Under Article 370 of the Indian Constitution, it afforded J&K its own constitution and inapplicability of several Indian laws.
Under Article 35A, powers were accorded to the J&K legislature to frame rules and conditions for the grant of permanent resident status for citizens.
Over the past 70 years, Articles 370 and 35A may have helped retain the demographic pattern but have in turn created aspirations of freedom through secession among some of the people of only the Kashmir sub region, as against the other sub-regions of Ladakh and Jammu.
In particular, since 1989, once Pakistan was free from the turbulence of the Afghanistan front and India was at a low point in its strategic effectiveness, Pakistan launched a proxy hybrid war in the state of J&K.
That has continued to this day.
Initially employing transnational “mujahideen” freed from the war of the 1980s against the Soviet Union, Pakistan transited to a system of infiltrating Pakistan-based terror groups such as Lashkar e Taiyaba (LeT) and Jaish e Mohammad (JeM).
These groups are internationally proscribed, and Pakistan has done nothing more than pay lip service in effecting a ban on their activities even under international pressure.
Currently, Pakistan is facing investigation by the international body the Financial Action Task Force (FATF) on the extent of measures it has taken to dismantle the financial structure by which it aids transnational terror groups.
If finally unable to prove adequate action in this field, it is likely to be placed on the FATF black list which will make it extremely difficult to tide over the challenging internal financial issues it currently faces. Bailout packages in the future will be subject to it escaping the black list.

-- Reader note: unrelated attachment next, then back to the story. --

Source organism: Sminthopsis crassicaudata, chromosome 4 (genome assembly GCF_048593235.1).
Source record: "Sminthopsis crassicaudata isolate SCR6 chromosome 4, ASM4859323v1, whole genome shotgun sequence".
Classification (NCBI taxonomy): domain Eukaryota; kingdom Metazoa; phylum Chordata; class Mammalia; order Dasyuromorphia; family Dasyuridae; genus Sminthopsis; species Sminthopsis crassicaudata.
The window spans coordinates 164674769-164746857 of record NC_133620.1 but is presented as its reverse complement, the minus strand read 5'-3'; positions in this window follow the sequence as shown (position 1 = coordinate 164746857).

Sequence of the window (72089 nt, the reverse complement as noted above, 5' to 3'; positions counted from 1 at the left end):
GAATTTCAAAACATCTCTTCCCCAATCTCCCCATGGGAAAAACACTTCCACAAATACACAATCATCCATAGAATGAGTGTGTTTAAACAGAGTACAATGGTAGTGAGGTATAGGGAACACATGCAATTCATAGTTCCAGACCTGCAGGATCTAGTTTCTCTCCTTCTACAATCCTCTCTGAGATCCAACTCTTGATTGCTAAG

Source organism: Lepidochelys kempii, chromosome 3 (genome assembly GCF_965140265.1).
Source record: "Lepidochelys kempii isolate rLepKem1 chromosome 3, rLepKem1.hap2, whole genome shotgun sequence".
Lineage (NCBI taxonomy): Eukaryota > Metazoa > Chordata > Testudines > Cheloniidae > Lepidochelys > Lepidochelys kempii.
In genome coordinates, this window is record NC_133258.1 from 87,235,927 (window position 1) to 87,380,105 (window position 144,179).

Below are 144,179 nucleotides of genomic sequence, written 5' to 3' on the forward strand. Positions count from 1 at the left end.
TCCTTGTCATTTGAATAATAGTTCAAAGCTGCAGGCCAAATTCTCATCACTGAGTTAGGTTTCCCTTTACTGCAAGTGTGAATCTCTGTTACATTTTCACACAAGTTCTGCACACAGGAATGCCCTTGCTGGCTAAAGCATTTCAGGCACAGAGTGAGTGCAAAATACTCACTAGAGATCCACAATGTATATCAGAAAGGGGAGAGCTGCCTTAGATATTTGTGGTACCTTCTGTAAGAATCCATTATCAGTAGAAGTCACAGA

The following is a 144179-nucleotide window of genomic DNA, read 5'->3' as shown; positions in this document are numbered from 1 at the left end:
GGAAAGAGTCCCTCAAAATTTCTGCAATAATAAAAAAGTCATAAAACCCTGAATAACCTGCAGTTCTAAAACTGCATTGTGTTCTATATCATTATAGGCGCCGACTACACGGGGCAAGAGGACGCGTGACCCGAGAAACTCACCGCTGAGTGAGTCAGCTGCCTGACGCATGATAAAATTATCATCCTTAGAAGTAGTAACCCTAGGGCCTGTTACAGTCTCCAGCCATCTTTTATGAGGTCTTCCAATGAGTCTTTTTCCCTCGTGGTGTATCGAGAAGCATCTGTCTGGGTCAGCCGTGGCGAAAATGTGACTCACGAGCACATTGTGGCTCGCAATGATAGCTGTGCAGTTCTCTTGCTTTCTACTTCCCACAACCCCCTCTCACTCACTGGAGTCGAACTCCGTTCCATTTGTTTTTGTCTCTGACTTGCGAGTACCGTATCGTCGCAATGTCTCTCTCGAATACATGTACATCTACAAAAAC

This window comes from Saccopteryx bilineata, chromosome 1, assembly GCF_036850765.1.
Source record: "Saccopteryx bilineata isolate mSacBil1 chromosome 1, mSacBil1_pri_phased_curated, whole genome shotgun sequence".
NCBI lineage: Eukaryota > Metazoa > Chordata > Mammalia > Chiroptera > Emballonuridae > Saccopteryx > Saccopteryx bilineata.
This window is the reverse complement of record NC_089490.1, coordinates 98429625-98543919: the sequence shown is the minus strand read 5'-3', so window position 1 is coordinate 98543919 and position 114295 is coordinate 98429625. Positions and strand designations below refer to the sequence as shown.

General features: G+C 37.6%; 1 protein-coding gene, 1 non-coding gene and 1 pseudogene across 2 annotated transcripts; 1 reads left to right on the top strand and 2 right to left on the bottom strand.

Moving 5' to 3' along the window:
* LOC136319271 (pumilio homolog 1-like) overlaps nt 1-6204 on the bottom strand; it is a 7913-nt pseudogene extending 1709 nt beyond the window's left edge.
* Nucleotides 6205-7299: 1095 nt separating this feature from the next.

Unfortunately, instead of abjuring violent extremist activity and entering into talks with India, Pakistan has continued to believe that “separatism” in Kashmir is something which could be used as a political tool.
India has never refrained from talks, but the precondition always remains the withdrawal of sponsorship for terror and separatist activity.
However, Pakistan’s deep state which sponsors and runs the J&K policy perceives that its goals of initially securing freedom and then absorption of J&K into Pakistan is an achievable ambition.
The relevance of the deep state, which includes the Pakistani army leadership, the Inter-Services Intelligence (ISI) and the Inter Services Public Relations (ISPR) wings, is contingent upon the level of violence and anti-Indian sentiment in J&K.
Pakistan, however, has to be made to realise that the constitutional provisions within India which assisted in promoting the exclusivist nature of J&K now stand rescinded.
Threats of war, including the threat of use of nuclear weapons, which Prime Minister Imran Khan resorts to are for the purpose of drawing attention of the international community to the dangers of the subcontinent.
These are irresponsible statements which many times have to be responded with reminders that Pakistan can ill afford talk of war with India given the state of its economy, the overall capability of India and the position it holds in the international community.
Prime Minister Modi’s visit to the US prior to his speech at the UN General Assembly and the acceptance by President Trump to join him on stage at a large gathering of Indian Americans at Houston should be an adequate message to Pakistan.
Its efforts to show India in a poor light at different forums within the international community have not succeeded, and in fact India’s actions are legitimised by the conferring of major honours on Prime Minister Modi by various important nations of the world, including Islamic nations.
Lieutenant General Syed Ata Hasnain is a former Commander of the Indian Army in Kashmir.